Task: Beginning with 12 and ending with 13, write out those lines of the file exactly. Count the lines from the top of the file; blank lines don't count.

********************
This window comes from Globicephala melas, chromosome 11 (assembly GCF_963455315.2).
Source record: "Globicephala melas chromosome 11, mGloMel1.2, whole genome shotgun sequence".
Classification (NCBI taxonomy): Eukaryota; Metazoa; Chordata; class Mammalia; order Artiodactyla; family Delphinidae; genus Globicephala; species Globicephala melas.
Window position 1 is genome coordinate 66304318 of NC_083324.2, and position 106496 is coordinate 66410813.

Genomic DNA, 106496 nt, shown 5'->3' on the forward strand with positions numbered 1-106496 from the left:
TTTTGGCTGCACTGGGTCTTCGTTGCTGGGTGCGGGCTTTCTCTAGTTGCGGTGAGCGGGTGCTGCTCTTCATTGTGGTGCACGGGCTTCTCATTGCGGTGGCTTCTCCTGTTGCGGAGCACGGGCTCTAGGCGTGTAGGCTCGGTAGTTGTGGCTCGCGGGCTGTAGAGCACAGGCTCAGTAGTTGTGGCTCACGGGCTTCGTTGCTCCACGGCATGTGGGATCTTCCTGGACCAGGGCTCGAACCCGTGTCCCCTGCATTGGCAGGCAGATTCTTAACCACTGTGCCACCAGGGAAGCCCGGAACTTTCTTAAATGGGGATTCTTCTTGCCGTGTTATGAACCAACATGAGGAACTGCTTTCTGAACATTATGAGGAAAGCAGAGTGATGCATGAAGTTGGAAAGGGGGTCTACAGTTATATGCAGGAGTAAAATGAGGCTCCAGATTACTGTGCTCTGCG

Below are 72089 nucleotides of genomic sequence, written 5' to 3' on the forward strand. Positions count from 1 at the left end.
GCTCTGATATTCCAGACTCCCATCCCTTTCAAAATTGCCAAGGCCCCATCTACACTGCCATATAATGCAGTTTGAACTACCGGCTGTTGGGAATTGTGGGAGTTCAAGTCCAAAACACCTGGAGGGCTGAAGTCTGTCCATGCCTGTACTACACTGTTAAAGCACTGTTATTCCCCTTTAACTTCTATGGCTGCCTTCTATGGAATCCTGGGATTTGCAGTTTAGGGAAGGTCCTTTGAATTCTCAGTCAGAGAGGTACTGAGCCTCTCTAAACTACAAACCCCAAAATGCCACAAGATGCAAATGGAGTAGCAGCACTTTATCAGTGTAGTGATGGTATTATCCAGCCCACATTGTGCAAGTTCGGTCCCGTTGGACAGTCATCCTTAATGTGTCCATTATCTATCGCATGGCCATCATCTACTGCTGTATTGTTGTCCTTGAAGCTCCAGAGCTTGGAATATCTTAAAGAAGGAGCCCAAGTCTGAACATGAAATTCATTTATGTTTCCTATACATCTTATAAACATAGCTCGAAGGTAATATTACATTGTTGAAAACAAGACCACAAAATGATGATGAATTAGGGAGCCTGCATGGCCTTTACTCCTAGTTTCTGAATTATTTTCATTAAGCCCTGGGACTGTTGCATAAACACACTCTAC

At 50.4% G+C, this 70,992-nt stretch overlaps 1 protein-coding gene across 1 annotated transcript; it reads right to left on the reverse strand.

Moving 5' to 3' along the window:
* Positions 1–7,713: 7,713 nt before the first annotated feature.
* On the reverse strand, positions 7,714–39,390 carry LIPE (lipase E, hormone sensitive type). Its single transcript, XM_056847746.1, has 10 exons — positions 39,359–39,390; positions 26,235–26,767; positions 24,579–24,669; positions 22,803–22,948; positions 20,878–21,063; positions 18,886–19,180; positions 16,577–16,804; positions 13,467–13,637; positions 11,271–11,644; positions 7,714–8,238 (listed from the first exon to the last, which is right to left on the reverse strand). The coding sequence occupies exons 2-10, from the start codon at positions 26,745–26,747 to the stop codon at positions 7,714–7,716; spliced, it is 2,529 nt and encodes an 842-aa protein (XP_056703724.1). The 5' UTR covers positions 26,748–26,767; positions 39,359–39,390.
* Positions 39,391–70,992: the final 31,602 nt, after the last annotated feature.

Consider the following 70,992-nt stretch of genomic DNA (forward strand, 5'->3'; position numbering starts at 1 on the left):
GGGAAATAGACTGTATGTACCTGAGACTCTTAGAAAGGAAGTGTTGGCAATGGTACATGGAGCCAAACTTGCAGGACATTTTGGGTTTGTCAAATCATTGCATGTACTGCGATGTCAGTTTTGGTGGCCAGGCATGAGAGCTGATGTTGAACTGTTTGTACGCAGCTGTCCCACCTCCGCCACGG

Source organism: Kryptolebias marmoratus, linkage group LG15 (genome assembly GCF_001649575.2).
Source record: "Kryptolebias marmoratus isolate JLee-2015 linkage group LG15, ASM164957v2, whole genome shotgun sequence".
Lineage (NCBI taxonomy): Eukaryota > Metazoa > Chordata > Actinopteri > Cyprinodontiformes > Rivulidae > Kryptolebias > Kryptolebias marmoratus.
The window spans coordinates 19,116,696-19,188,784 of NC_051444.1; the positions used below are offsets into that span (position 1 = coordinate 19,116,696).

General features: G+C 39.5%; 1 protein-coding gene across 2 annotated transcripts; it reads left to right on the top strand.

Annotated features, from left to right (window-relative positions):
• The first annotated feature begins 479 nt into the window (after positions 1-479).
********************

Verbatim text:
* On the reverse strand, positions 7,714–39,390 carry LIPE (lipase E, hormone sensitive type). Its single transcript, XM_056847746.1, has 10 exons — positions 39,359–39,390; positions 26,235–26,767; positions 24,579–24,669; positions 22,803–22,948; positions 20,878–21,063; positions 18,886–19,180; positions 16,577–16,804; positions 13,467–13,637; positions 11,271–11,644; positions 7,714–8,238 (listed from the first exon to the last, which is right to left on the reverse strand). The coding sequence occupies exons 2-10, from the start codon at positions 26,745–26,747 to the stop codon at positions 7,714–7,716; spliced, it is 2,529 nt and encodes an 842-aa protein (XP_056703724.1). The 5' UTR covers positions 26,748–26,767; positions 39,359–39,390.
* Positions 39,391–70,992: the final 31,602 nt, after the last annotated feature.